That's the goal - to celebrate as a family - of Cooley and the Center for African American Students' Programs, the Student Government Association, Student Affairs, Greek Affairs, the Athletic Department and Residence Services, all of which are sponsoring the event.

"We want to increase and instill more pride in who we are," Cooley said. "We are all Marshall."

The Unity Walk Celebration begins at 6 p.m. at or near the Memorial Student Center plaza. Students who are not affiliated with any organization will meet on the plaza. Students from organizations will meet in groups in a line expected to extend from Buskirk Field to Old Main to Drinko Library to Corbly Hall. Cooley is expecting more than 500 students to participate.

A DJ on the plaza will "crank up," Cooley said, the song "We Are Family," which will be the cue for the student organizations to begin walking toward the plaza, where they will meet up with the other students. Many will be carrying banners, Cooley said, and each group will have its own chant.

"They'll arrive here on the plaza and we will have celebratory music," Cooley said. Each group will have a designated speaker, who will talk for 30 seconds. The students will then be treated to food and drinks. 

Cooley said all student organizations, including all athletic teams, are expected to be represented.

Faculty and staff are invited to participate, as are Marshall alumni in the community. Cooley said he already has received requests to conduct the event as part of homecoming activities beginning next year.
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Wednesday October 17, 2012
Contact: Dave Wellman, Director of Communications, (304) 696-7153

Marshall University International Festival celebrates diversity

HUNTINGTON, W.Va. - The Tri-State's international community is diverse and growing. From students to professionals, people from all over the globe now call our region home. On Saturday, Nov. 3, local residents will have a new opportunity to learn more about the traditions and foods of other cultures.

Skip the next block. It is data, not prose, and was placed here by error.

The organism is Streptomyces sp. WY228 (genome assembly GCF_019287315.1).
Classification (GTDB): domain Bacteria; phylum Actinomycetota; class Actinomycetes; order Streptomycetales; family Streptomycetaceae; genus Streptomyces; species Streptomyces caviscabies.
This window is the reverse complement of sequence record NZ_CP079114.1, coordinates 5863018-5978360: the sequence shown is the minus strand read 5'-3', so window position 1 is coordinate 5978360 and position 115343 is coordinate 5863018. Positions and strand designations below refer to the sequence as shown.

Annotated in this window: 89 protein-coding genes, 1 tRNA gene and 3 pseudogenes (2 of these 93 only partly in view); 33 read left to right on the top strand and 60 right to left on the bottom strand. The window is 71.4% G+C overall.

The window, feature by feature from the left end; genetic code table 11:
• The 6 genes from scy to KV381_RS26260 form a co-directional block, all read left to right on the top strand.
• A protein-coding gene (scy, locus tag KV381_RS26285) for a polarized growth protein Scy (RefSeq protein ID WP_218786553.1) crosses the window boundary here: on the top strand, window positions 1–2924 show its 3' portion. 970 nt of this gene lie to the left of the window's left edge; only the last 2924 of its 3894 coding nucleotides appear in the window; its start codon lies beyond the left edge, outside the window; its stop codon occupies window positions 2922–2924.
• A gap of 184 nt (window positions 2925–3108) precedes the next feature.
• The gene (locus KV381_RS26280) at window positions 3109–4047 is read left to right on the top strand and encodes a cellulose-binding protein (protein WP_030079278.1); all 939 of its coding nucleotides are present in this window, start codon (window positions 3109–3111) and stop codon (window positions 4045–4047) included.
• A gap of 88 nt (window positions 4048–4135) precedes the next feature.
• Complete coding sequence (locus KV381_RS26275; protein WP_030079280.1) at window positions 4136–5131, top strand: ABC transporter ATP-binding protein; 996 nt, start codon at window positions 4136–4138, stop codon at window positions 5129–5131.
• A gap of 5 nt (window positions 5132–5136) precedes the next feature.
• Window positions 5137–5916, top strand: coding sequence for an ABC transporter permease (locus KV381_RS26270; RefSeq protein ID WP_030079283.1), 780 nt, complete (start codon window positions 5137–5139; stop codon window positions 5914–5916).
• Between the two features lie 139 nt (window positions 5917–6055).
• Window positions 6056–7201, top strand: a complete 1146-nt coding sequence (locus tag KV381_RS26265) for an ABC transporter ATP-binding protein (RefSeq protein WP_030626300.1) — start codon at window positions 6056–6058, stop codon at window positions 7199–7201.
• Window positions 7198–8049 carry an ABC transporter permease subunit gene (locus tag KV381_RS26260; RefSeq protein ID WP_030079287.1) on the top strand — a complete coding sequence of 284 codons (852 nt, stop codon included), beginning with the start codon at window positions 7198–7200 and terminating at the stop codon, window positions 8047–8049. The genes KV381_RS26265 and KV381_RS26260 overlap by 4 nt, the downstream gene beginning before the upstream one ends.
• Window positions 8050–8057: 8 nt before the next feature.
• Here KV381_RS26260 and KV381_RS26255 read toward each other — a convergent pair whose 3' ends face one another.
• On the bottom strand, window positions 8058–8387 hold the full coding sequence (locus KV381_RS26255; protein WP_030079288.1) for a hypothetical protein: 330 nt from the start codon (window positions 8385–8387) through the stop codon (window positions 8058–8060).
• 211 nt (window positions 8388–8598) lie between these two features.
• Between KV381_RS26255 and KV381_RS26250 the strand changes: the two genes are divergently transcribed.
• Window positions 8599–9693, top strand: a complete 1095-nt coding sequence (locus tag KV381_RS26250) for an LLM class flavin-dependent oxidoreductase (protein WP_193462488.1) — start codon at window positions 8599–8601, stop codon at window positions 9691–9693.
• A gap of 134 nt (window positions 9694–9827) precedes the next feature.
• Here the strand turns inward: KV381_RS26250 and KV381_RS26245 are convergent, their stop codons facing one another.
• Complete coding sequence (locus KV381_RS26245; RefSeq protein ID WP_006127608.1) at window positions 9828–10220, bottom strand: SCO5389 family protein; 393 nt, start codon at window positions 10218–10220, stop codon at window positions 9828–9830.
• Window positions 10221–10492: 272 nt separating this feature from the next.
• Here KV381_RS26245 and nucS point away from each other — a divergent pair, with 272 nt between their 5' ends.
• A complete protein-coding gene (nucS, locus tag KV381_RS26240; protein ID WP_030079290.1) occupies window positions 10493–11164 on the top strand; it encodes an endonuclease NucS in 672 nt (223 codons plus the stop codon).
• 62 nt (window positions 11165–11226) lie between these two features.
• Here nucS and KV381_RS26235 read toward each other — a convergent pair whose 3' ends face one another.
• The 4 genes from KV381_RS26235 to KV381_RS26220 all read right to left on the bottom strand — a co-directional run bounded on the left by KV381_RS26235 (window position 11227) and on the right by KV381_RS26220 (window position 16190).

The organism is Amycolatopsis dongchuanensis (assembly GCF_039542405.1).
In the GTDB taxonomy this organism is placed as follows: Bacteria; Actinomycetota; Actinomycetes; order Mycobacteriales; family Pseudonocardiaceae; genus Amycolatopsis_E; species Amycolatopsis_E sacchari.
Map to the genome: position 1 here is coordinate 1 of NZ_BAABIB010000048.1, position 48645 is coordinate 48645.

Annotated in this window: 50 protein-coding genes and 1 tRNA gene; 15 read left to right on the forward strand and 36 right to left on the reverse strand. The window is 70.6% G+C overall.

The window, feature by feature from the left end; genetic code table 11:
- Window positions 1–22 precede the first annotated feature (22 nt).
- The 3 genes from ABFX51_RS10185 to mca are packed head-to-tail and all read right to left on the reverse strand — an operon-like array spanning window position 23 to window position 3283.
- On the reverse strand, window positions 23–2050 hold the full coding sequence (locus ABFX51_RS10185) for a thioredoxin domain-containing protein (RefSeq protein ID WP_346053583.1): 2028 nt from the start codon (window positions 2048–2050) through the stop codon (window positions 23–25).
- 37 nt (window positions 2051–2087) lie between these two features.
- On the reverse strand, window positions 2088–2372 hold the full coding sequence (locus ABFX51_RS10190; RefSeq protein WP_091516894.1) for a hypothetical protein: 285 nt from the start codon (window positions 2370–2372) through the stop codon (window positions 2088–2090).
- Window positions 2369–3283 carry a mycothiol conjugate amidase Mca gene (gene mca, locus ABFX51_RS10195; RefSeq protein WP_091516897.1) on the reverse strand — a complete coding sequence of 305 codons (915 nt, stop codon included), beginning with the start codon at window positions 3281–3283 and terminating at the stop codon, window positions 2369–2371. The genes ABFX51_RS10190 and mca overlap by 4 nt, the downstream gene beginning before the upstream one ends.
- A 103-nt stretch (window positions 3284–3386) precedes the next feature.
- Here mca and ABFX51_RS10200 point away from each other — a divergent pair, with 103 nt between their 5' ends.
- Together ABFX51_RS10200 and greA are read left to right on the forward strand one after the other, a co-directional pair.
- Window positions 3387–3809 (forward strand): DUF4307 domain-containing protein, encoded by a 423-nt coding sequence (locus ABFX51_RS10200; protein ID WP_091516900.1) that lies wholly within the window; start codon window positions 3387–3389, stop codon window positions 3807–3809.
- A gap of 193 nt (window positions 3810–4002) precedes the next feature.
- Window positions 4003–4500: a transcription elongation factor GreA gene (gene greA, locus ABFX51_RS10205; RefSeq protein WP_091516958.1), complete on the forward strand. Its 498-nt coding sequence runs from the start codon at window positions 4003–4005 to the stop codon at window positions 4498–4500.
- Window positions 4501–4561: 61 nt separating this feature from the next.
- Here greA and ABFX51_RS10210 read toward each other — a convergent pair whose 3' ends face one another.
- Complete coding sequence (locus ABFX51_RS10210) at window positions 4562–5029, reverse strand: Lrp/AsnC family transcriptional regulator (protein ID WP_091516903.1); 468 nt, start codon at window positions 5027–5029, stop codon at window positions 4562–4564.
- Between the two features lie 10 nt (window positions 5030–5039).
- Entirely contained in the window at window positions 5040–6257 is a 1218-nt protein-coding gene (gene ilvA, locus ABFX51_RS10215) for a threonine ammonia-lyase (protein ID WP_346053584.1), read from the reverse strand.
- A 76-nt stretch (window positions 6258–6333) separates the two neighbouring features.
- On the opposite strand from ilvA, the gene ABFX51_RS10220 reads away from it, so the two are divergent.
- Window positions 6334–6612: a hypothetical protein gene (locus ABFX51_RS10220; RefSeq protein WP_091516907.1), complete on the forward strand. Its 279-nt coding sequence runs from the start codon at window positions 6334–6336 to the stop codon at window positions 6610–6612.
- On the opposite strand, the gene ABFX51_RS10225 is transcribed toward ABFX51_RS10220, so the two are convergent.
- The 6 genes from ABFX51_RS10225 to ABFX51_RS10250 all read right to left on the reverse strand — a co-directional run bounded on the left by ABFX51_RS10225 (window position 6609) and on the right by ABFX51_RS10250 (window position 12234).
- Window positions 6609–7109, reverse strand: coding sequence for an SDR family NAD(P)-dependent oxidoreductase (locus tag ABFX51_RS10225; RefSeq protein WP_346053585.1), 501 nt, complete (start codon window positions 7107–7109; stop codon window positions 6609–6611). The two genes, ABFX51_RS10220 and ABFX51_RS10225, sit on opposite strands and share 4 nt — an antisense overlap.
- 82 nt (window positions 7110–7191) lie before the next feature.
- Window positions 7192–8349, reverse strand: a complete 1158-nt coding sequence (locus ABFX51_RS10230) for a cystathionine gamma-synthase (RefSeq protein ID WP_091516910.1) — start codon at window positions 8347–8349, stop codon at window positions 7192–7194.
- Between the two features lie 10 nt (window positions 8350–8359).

Marshall University's International Festival, now in its 49th year, will take things to a new level when the event moves to the Big Sandy Superstore Arena after outgrowing its previous location on Marshall University's Huntington campus. International restaurants from the Tri-State area will join the event featuring sample size portions of their cuisine for festivalgoers.

 

The festival is open to the public from 6 to 9 p.m. Nov. 3 and is free of charge to enter. Food tickets will be available for purchase, allowing guests to sample a variety of dishes from all around the world.

 

More than 400 international students and members of the Tri-State community representing 60 countries will set up displays about their native cultures, dress and music.

 

"This is a great step forward for a long-running Marshall event," said Dr. Clark Egnor, executive director of Marshall's Center for International Programs.

 

Music and dance from many different countries and cultures will also be featured, including Middle Eastern music and dance by TarabRaqs and Latin music by Comparsa!.

"We're using all the genres to engage with the world without having to leave Huntington," Egnor said.

 

Sponsored by FoodFair Supermarkets, the Marshall University International Festival is partnering with Cabell County Schools and Mountwest Community and Technical College to expand the festival and provide a memorable experience for all ages, including children and families.

 

Participating restaurants include: The Original Hibachi Japanese Steakhouse; El Ranchito - Authentic Mexican Restaurant; Crumpets & Tea (British menu); Mama Rosa's (Mediterranean menu); Nawab Indian Cuisine; Wonderful Chinese Restaurant; Thai House Restaurant; The Red Door - A Gathering Place . . . (Ciao Bella Healthy Italian); La Famiglia - A Southern Italian Deli and Marshall Dining by Sodexo.

 

For more information about the festival and more about the participating restaurants, contact the Center for International Programs at 304-696-6265, e-mail cip@marshall.edu or visit the International Festival website at http://www.marshall.edu/cip/festival/.


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Wednesday October 17, 2012
Contact: Haven Campbell, Marketing & Event Graduate Assistant, 304-696-2370

Career Services to feature etiquette expert at upcoming dinner